said, that every facility ought to be given to enable the Government to proceed at once with the Resolutions to be submitted to the Committee. The Resolution respecting the reduction of the National Debt involved principles of very great novelty and importance. It was, in fact, a question of committing Parliament to a prospective scheme of finance for many years to come, He did not know that it would become him to express an opinion upon the subject at present, as the scheme for the reduction of the Debt was only introduced into the House on Thursday last, and it could not be disposed of without a great deal of consideration on the part of hon. Members, and consultation with financial authorities out of doors. He was sure that nothing would be further from the wish of his right hon. Friend than to press the Committee to a premature decision; and, in the ordinary course of things, that Resolution should stand over. If, however, inconvenience would result from not passing the Resolution that evening, and the Chancellor of the Exchequer would give an assurance that hon. Members would not be precluded from moving any Amendments further consideration might suggest in reference to its principle, he would at the present stage offer no opposition.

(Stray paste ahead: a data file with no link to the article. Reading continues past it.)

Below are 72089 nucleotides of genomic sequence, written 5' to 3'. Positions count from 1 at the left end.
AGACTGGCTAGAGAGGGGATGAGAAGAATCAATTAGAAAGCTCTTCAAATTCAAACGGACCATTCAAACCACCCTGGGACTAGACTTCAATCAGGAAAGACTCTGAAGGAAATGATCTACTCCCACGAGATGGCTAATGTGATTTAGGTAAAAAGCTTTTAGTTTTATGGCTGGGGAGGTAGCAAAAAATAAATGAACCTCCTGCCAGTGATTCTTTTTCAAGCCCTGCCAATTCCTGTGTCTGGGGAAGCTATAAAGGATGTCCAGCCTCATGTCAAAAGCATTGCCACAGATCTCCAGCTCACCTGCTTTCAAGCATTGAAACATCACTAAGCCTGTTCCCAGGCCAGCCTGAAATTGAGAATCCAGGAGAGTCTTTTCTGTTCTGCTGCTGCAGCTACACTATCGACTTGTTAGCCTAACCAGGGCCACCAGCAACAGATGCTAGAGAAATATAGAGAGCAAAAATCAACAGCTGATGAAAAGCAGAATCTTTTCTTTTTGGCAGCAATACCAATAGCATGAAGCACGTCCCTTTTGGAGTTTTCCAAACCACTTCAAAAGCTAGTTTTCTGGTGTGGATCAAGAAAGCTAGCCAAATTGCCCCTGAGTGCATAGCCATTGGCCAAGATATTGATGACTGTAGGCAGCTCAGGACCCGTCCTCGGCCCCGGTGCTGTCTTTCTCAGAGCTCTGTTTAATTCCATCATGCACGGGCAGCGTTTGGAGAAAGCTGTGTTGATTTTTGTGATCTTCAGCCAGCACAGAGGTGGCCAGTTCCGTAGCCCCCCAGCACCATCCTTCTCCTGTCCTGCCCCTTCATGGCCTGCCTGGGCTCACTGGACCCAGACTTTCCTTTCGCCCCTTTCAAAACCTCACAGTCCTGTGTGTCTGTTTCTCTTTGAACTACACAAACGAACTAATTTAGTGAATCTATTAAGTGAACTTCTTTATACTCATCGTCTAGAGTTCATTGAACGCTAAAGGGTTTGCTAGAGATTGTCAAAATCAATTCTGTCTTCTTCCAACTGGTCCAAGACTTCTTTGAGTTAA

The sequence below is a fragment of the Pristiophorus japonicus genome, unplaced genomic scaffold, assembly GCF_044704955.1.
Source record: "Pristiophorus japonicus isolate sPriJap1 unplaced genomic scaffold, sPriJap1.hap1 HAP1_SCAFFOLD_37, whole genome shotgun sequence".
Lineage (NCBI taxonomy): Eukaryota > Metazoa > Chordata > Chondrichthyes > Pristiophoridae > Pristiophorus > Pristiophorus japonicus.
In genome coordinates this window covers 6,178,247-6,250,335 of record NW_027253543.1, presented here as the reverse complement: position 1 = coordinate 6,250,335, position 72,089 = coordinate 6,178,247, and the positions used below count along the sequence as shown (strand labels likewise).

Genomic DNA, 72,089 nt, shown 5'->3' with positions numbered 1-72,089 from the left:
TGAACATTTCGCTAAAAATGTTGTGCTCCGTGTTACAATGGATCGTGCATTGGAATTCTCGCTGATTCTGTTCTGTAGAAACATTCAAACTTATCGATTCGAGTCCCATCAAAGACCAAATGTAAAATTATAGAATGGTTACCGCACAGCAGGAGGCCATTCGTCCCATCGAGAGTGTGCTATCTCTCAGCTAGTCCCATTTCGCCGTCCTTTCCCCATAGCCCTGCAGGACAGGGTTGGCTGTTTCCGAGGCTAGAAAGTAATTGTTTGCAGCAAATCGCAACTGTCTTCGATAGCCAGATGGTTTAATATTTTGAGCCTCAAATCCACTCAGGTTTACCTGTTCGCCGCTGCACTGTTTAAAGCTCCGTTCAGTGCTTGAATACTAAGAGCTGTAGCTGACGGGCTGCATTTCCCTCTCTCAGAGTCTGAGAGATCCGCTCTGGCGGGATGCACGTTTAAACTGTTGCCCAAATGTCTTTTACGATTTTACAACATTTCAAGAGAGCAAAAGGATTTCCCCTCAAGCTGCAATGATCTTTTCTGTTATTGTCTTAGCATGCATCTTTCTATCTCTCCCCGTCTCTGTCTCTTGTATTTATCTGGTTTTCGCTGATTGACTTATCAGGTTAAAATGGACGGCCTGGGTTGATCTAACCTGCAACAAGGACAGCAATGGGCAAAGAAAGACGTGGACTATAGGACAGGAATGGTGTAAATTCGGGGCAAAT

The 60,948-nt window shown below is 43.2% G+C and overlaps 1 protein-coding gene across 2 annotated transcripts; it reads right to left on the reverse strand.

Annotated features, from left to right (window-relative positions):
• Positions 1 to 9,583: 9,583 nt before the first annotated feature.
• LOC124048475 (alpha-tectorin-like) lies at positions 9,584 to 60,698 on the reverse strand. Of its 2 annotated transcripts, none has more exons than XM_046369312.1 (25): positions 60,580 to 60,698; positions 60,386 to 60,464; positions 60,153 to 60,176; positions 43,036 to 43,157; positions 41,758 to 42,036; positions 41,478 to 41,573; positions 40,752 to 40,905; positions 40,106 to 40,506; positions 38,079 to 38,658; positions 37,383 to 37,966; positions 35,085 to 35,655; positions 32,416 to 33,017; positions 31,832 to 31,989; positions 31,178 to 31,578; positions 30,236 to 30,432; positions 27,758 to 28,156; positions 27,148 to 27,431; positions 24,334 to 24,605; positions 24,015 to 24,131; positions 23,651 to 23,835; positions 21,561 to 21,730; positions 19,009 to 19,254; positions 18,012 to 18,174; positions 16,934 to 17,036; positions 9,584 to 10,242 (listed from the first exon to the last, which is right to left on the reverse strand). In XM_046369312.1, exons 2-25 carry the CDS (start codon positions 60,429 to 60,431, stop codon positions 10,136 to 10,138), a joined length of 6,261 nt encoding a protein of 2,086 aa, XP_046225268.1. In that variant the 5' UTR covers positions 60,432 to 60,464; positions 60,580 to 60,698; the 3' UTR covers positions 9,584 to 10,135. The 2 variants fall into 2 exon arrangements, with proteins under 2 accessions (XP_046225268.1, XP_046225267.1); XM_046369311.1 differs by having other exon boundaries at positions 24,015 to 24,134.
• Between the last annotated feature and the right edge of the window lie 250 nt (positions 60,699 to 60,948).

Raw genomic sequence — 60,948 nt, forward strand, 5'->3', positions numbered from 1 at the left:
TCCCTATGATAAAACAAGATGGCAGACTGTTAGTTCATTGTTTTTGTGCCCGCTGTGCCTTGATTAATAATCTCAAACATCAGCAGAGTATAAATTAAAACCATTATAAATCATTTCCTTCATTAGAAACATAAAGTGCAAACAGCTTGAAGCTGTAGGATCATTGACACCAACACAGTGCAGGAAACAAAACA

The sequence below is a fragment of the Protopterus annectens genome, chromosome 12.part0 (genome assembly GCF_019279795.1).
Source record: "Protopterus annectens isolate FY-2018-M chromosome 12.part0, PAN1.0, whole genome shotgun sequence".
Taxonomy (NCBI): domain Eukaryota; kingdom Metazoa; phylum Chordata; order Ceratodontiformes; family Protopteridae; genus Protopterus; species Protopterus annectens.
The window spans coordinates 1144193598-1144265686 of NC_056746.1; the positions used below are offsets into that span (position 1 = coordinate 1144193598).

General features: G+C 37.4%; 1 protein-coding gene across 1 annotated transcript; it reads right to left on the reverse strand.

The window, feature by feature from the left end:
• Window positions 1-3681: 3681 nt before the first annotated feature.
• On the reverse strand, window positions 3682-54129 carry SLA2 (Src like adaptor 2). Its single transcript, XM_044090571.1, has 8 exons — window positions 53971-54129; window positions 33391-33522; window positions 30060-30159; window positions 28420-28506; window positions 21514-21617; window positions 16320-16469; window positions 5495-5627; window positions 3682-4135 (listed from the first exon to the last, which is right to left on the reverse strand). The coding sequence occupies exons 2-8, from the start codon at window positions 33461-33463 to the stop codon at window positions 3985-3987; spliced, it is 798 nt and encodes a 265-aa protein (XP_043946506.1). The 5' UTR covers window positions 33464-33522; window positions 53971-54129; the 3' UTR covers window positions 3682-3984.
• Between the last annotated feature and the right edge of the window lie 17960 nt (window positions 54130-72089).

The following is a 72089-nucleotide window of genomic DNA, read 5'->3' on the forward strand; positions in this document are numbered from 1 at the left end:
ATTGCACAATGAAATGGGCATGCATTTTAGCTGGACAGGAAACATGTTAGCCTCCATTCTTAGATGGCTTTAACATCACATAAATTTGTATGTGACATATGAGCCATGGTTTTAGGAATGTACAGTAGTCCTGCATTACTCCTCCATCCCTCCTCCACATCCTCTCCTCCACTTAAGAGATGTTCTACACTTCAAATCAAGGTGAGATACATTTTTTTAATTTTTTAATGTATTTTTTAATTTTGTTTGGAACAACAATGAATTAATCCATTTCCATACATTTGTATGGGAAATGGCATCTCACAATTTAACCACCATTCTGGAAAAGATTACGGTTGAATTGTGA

said, he concurred with every word that had fallen from his hon. Friend the Member for Buckingham (Mr. Hubbard). He understood that his hon. Friend did not intend to stand in the way of the Chancellor of the Exchequer with regard to his financial arrangements respecting the taxation of the country. But it was very different in regard to the Resolutions on the National Debt, and he fully joined in all that had fallen from the hon. Member for Wick (Mr. Laing) on that subject. It really was the most important subject—scarcely less so than the successive schemes of Reform they had so lately been discussing—that would be brought under the consideration of Parliament. He would venture to suggest that if it would interfere with the convenience of Government in its other measures, to postpone this Resolution, then it would be better to let the Resolution pass, reserving to themselves the right at a future period to consider the principle of being committed for a period of twenty or possibly of forty years to pay a largo sum of money whatever the condition of the country might he, and after all paying off a comparatively small portion of the debt. Before sitting down he must add that he agreed in the proposals of his right hon. Friend with regard to the duties on timber and on wine in bottle, which he thought an excellent measure independently of the treaty with Austria; and with respect to that treaty he would say that he hoped events would not occur in Europe to in- terfere with its operation. But with regard to the remainder of the surplus—exceeding £500,000—he must say it appeared to him a most extraordinary-period to apply it to the extinction of the Debt. It was known that this was the smallest surplus at the command of the Chancellor of the Exchequer for several years past; and when money was at the rate of 7 or 8 per cent in the market it did not appear to him that this was exactly the proper period for the right hon. Gentleman to make his first experiment towards paying off the £800,000,000 of the National Debt. However, he would reserve all that for a future period. But he hoped his right hon. Friend would give some information on one or two points in order to render his scheme intelligible to the House. First, with regard to the sum of £1,005,000 that was to be paid in discharge of the annuities; he wished to know whether it was to be paid yearly, half-yearly, or quarterly. Second, if it was to be paid half-yearly, when would the first payment be made, and when would the last payment be made—in 1885, and again in 1905—because the moment they obtained that information they would know exactly what was the aggregate sum they would have to pay in this series of years, except as varied by the current prices of stock. He also wished to understand whether this annual payment of £1,005,000 would be increased or diminished by the increase or diminution in the payments that might be made from year to year by the trustees of the savings banks.